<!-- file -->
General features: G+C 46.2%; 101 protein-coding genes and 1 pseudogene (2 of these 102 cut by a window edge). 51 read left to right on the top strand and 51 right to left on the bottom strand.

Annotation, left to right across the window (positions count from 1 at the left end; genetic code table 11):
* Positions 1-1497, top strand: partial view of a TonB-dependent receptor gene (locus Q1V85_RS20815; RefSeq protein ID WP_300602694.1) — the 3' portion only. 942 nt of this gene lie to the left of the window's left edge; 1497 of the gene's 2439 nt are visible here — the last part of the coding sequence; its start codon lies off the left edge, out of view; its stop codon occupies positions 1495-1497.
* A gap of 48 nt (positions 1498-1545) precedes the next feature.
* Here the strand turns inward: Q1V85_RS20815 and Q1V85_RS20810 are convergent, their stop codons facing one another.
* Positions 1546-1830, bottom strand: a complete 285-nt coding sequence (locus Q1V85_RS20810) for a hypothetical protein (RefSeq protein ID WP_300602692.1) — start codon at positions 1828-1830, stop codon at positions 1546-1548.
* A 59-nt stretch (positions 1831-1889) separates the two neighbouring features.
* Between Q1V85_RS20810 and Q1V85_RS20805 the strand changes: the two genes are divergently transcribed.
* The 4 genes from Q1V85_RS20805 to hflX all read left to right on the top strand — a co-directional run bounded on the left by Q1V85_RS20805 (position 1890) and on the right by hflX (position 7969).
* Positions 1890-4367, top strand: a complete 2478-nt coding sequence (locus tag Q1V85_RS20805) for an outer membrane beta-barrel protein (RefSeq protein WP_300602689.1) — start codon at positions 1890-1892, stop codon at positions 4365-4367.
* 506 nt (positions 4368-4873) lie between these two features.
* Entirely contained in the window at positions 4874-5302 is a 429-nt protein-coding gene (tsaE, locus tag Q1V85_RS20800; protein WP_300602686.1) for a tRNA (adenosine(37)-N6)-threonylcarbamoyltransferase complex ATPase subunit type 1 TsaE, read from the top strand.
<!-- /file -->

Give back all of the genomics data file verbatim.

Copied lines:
General features: G+C 46.2%; 101 protein-coding genes and 1 pseudogene (2 of these 102 cut by a window edge). 51 read left to right on the top strand and 51 right to left on the bottom strand.

Annotation, left to right across the window (positions count from 1 at the left end; genetic code table 11):
* Positions 1-1497, top strand: partial view of a TonB-dependent receptor gene (locus Q1V85_RS20815; RefSeq protein ID WP_300602694.1) — the 3' portion only. 942 nt of this gene lie to the left of the window's left edge; 1497 of the gene's 2439 nt are visible here — the last part of the coding sequence; its start codon lies off the left edge, out of view; its stop codon occupies positions 1495-1497.
* A gap of 48 nt (positions 1498-1545) precedes the next feature.
* Here the strand turns inward: Q1V85_RS20815 and Q1V85_RS20810 are convergent, their stop codons facing one another.
* Positions 1546-1830, bottom strand: a complete 285-nt coding sequence (locus Q1V85_RS20810) for a hypothetical protein (RefSeq protein ID WP_300602692.1) — start codon at positions 1828-1830, stop codon at positions 1546-1548.
* A 59-nt stretch (positions 1831-1889) separates the two neighbouring features.
* Between Q1V85_RS20810 and Q1V85_RS20805 the strand changes: the two genes are divergently transcribed.
* The 4 genes from Q1V85_RS20805 to hflX all read left to right on the top strand — a co-directional run bounded on the left by Q1V85_RS20805 (position 1890) and on the right by hflX (position 7969).
* Positions 1890-4367, top strand: a complete 2478-nt coding sequence (locus tag Q1V85_RS20805) for an outer membrane beta-barrel protein (RefSeq protein WP_300602689.1) — start codon at positions 1890-1892, stop codon at positions 4365-4367.
* 506 nt (positions 4368-4873) lie between these two features.
* Entirely contained in the window at positions 4874-5302 is a 429-nt protein-coding gene (tsaE, locus tag Q1V85_RS20800; protein WP_300602686.1) for a tRNA (adenosine(37)-N6)-threonylcarbamoyltransferase complex ATPase subunit type 1 TsaE, read from the top strand.